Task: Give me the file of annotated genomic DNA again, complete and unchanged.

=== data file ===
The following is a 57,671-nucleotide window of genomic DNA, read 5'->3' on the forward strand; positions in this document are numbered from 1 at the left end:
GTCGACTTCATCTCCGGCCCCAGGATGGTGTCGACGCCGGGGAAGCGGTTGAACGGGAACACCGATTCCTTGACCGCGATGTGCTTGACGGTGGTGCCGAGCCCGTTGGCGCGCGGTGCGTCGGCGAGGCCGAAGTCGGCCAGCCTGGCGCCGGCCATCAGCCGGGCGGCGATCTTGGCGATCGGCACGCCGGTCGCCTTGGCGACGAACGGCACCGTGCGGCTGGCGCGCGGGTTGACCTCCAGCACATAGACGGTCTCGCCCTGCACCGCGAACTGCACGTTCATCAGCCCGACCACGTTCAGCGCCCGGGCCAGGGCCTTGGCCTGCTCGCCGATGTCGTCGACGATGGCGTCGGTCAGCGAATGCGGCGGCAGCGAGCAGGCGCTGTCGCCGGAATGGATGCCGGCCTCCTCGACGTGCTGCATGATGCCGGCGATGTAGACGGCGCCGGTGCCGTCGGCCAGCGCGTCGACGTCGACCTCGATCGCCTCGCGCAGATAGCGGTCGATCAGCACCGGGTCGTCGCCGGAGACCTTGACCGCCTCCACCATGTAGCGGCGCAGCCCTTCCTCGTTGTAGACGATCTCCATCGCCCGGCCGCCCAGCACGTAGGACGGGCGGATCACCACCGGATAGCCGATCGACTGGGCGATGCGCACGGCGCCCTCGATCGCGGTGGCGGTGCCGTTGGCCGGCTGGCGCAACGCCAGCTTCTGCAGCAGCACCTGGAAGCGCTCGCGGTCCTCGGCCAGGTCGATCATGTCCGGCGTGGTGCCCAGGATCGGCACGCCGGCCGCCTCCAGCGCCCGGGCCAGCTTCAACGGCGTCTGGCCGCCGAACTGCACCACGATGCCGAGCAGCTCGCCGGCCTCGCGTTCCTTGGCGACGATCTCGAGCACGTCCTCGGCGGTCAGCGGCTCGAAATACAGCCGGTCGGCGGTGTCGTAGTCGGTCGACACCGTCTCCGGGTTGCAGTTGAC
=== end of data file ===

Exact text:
The following is a 57,671-nucleotide window of genomic DNA, read 5'->3' on the forward strand; positions in this document are numbered from 1 at the left end:
GTCGACTTCATCTCCGGCCCCAGGATGGTGTCGACGCCGGGGAAGCGGTTGAACGGGAACACCGATTCCTTGACCGCGATGTGCTTGACGGTGGTGCCGAGCCCGTTGGCGCGCGGTGCGTCGGCGAGGCCGAAGTCGGCCAGCCTGGCGCCGGCCATCAGCCGGGCGGCGATCTTGGCGATCGGCACGCCGGTCGCCTTGGCGACGAACGGCACCGTGCGGCTGGCGCGCGGGTTGACCTCCAGCACATAGACGGTCTCGCCCTGCACCGCGAACTGCACGTTCATCAGCCCGACCACGTTCAGCGCCCGGGCCAGGGCCTTGGCCTGCTCGCCGATGTCGTCGACGATGGCGTCGGTCAGCGAATGCGGCGGCAGCGAGCAGGCGCTGTCGCCGGAATGGATGCCGGCCTCCTCGACGTGCTGCATGATGCCGGCGATGTAGACGGCGCCGGTGCCGTCGGCCAGCGCGTCGACGTCGACCTCGATCGCCTCGCGCAGATAGCGGTCGATCAGCACCGGGTCGTCGCCGGAGACCTTGACCGCCTCCACCATGTAGCGGCGCAGCCCTTCCTCGTTGTAGACGATCTCCATCGCCCGGCCGCCCAGCACGTAGGACGGGCGGATCACCACCGGATAGCCGATCGACTGGGCGATGCGCACGGCGCCCTCGATCGCGGTGGCGGTGCCGTTGGCCGGCTGGCGCAACGCCAGCTTCTGCAGCAGCACCTGGAAGCGCTCGCGGTCCTCGGCCAGGTCGATCATGTCCGGCGTGGTGCCCAGGATCGGCACGCCGGCCGCCTCCAGCGCCCGGGCCAGCTTCAACGGCGTCTGGCCGCCGAACTGCACCACGATGCCGAGCAGCTCGCCGGCCTCGCGTTCCTTGGCGACGATCTCGAGCACGTCCTCGGCGGTCAGCGGCTCGAAATACAGCCGGTCGGCGGTGTCGTAGTCGGTCGACACCGTCTCCGGGTTGCAGTTGAC